An idea to work with this limitation is to explore additional themes unexpectedly found in red Standard Commander: Cheating large creatures into play and playing all the dragons available with Utvara Hellkite. Red has the ability to cheat creatures into play with Guild Feud and Possibility Storm. The important detail about Guild Feud is, “If no creatures or only one creature is put onto the battlefield this way, no fight happens.” Unfortunately, with only 25 creatures in the deck, this is a risky deckbuilding strategy, but will appeal to Johnny-type Magic players. (There is a finite number of red or artifact creatures in Standard currently with both high power and toughness with which to utilize with Guild Feud.) Accelerating straight into a Furnace Whelp from a Dragon Egg is fun too. Possibility Storm acts as a secondary and even perhaps better alternative to Guild Feud. The difference between the two is that Guild Feud allows you to consider trying minor group politics while Possibility Storm risks accelerating your opponents far beyond your own board state.

Second, if a Purphoros player can land an unanswered Utvara Hellkite, it can quickly take over a battlefield within a few turns. Hellkite Tyrant offers another way to cheat large threats onto the table by stealing key artifact acceleration with the side benefit of taking away opponents’ Theros artifact enchantments. Hellkite Tyrant will probably never win Purphoros the game, but has potential for serious card advantage with permanent theft of opponent’s resources.

Humorously, Guild Feud works on a very Vorthos level to demonstrate red’s attempt at politics: “You’re in the lead and you want a put a creature into play? Fine, I’ll try to kill it and you’ve milled three cards. Hey, look! My guy is meaner than yours too!” This is also aided by Akroan Horse: “Give that weaker player over there a blocker. I get an army for doing so? Imagine that…” Just don’t attack the Akroan Horse’s controller with a Hellkite Tyrant.


Anthousa, Setessan Hero, Nylea, God of the Hunt, or Polukranos, World Eater, despite having access to almost all of the mana acceleration available in Standard, will all have a very difficult time facing off against other Commander decks. The color has extremely limited and narrow card draw, few board wipes with limited effectiveness, and minimal fight-based creature removal. Additionally, Anthousa requires a deck built around the Heroic mechanic, but without recursive spells. This makes her a poor choice. Nylea herself does not have trample and is considered by eternal Commander players to be a less effective Kamahl, Fist of Krosa. Polukranos provides some effective removal with its cheap cost, but that benefit will dwindle over time as its command zone cost continually rises with multiple deaths. Timmy-type Magic players could possibly be interested in this archetype for a while due to its potentially large creatures, but it lacks resiliency and will frequently get stuck in topdeck mode. Eternal mono-green players may find this color to be a little frustrating to play.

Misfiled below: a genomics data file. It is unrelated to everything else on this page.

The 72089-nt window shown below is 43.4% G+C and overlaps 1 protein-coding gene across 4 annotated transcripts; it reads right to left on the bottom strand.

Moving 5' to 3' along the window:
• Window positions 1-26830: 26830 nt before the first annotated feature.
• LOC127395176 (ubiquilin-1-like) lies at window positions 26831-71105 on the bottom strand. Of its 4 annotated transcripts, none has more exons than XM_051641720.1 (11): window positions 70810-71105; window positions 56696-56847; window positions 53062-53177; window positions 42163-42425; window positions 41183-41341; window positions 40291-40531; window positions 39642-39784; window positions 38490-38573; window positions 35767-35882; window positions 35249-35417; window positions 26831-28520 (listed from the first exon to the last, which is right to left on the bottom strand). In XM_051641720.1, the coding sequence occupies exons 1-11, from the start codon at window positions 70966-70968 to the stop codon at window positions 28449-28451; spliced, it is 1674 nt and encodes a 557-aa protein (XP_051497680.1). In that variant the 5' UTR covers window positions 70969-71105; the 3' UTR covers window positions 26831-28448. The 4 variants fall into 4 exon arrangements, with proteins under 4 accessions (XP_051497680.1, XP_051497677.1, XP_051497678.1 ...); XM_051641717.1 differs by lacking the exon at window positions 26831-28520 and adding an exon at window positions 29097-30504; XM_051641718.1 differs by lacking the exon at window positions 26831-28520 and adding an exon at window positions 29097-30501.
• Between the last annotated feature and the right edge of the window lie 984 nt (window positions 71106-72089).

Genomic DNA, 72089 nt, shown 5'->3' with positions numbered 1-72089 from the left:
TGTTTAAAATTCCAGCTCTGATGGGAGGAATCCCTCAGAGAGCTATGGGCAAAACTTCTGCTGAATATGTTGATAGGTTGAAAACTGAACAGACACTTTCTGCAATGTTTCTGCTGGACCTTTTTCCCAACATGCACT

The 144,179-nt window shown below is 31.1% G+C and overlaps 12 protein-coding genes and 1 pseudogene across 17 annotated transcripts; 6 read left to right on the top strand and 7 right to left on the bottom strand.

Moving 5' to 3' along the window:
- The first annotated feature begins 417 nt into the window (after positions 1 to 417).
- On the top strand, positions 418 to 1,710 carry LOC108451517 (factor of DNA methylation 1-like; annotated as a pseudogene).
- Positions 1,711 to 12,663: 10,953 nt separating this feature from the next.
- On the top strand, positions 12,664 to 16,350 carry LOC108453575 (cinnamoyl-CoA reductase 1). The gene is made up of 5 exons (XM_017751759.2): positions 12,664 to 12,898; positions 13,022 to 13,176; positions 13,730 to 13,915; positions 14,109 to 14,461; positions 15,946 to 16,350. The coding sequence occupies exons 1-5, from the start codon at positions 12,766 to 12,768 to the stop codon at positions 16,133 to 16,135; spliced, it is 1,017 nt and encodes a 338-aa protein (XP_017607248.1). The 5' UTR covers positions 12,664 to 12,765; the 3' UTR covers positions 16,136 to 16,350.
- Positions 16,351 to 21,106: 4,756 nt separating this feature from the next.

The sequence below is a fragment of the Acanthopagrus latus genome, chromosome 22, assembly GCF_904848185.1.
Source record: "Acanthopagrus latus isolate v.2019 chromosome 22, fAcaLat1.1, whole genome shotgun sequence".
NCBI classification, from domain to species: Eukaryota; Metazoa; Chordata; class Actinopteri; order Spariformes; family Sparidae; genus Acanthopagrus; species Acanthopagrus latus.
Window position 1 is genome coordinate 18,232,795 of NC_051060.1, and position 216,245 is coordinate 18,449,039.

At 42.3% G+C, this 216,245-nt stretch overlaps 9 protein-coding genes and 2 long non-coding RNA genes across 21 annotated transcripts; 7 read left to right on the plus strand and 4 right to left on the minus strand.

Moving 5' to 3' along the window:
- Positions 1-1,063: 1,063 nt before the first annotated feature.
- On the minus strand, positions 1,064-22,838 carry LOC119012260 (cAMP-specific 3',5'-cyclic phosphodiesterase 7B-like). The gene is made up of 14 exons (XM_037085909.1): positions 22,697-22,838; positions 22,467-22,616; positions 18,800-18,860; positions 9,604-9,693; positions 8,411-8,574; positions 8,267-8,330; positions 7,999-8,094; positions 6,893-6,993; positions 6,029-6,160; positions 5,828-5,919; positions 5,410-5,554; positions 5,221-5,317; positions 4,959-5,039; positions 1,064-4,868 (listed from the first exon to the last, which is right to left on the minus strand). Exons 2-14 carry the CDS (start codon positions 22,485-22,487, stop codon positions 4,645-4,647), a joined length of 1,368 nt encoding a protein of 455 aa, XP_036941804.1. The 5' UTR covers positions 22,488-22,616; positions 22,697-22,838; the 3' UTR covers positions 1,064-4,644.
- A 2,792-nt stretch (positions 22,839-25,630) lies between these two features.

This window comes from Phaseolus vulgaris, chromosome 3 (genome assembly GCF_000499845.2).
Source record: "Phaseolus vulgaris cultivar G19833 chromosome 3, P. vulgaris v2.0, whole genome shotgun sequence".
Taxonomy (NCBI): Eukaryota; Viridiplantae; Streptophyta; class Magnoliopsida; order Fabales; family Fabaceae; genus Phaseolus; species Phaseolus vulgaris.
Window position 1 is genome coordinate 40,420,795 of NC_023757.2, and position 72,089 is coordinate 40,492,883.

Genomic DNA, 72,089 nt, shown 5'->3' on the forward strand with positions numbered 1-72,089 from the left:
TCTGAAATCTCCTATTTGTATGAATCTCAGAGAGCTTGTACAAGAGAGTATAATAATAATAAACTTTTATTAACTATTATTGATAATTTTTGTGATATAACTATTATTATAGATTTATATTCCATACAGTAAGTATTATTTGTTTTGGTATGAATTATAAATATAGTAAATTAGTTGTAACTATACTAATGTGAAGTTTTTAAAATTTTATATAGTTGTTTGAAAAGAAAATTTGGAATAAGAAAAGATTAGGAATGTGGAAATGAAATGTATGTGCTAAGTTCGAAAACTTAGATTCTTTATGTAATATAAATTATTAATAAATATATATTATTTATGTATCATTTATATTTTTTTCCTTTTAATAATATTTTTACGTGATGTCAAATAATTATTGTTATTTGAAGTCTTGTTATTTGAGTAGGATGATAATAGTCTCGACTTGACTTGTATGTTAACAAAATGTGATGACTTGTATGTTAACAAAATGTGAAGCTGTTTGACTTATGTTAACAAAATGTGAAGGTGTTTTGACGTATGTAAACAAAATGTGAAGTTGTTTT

With this deck, Nylea is the optimal commander and the cards work together to capitalize on making large creatures with trample. The Nylea player should be careful about overextending into removal and may want to help the table keep the focus on another threat by actually holding back attacking frequently. When the opportunity arises to hit the player that everyone fears the most, the green player will swing with an impressive force. As always, the green player will need to hold removal spells to remove key flyers found in blue and enable trample as frequently as possible to deal with tokens and pump effects.

Mono-Colored Summary

With a single commander (except for black) and a limited card pool available for mono-colored decks, a Standard Commander deck may appear obvious for optimized builds when compared to guild-colored decks. Mono-colored deck builders will have to trade a set of color weaknesses for a consistent mana base and a potentially more dedicated theme.

This format will no doubt be exciting. Each color on its own appears to have deckbuilding highlights that can be fresh, interactive, and interesting to play in a multiplayer game with red players possibly having the most fun. The red players trying the build found in this article are going to be most likely to understand the Joker metaphor presented in one of Adam Styborski’s articles: “Just shooting Batman holds no appeal for the Joker. He must die by a laser mounted on the moon instead.” Those specific games will be memorable long after the Return to Ravnica/Gatecrash/Dragon’s Maze/Magic 2014/Theros Standard Commander card pool has rotated out and faded away.

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Kirsin Koch

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Kirsin Koch works as an IT professional and trainer. As a Magic: The Gathering player since Revised in 1994 and one of the original founding members for, he deeply enjoys Commander, Legacy, and Draft.
Kirsin Koch

1 comment

  1. Such bad cards are so good when your opponents’ cards are no better. I really like a lot of the green stuff, so that deck was a personal favorite. Acolyte does WORK!